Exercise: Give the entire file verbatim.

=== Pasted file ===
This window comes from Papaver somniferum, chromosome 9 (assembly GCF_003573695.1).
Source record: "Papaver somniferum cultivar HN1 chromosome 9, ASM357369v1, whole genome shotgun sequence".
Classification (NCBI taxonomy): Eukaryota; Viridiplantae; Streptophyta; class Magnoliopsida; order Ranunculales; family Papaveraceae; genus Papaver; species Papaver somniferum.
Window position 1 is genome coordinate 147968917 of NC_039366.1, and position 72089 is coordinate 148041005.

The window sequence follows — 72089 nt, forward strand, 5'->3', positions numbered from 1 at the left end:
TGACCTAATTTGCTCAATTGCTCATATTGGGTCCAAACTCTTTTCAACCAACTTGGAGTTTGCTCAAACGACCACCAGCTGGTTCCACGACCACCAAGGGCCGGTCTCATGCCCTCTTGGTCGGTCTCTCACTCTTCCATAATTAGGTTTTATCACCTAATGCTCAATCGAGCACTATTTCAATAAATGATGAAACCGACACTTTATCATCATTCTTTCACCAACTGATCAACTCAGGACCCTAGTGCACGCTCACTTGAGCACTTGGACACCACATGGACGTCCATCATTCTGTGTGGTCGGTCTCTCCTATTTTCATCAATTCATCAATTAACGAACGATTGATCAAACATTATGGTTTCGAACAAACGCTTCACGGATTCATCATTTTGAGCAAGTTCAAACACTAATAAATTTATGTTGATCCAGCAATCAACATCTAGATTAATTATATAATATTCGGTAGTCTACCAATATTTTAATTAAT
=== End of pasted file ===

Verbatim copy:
This window comes from Papaver somniferum, chromosome 9 (assembly GCF_003573695.1).
Source record: "Papaver somniferum cultivar HN1 chromosome 9, ASM357369v1, whole genome shotgun sequence".
Classification (NCBI taxonomy): Eukaryota; Viridiplantae; Streptophyta; class Magnoliopsida; order Ranunculales; family Papaveraceae; genus Papaver; species Papaver somniferum.
Window position 1 is genome coordinate 147968917 of NC_039366.1, and position 72089 is coordinate 148041005.

The window sequence follows — 72089 nt, forward strand, 5'->3', positions numbered from 1 at the left end:
TGACCTAATTTGCTCAATTGCTCATATTGGGTCCAAACTCTTTTCAACCAACTTGGAGTTTGCTCAAACGACCACCAGCTGGTTCCACGACCACCAAGGGCCGGTCTCATGCCCTCTTGGTCGGTCTCTCACTCTTCCATAATTAGGTTTTATCACCTAATGCTCAATCGAGCACTATTTCAATAAATGATGAAACCGACACTTTATCATCATTCTTTCACCAACTGATCAACTCAGGACCCTAGTGCACGCTCACTTGAGCACTTGGACACCACATGGACGTCCATCATTCTGTGTGGTCGGTCTCTCCTATTTTCATCAATTCATCAATTAACGAACGATTGATCAAACATTATGGTTTCGAACAAACGCTTCACGGATTCATCATTTTGAGCAAGTTCAAACACTAATAAATTTATGTTGATCCAGCAATCAACATCTAGATTAATTATATAATATTCGGTAGTCTACCAATATTTTAATTAAT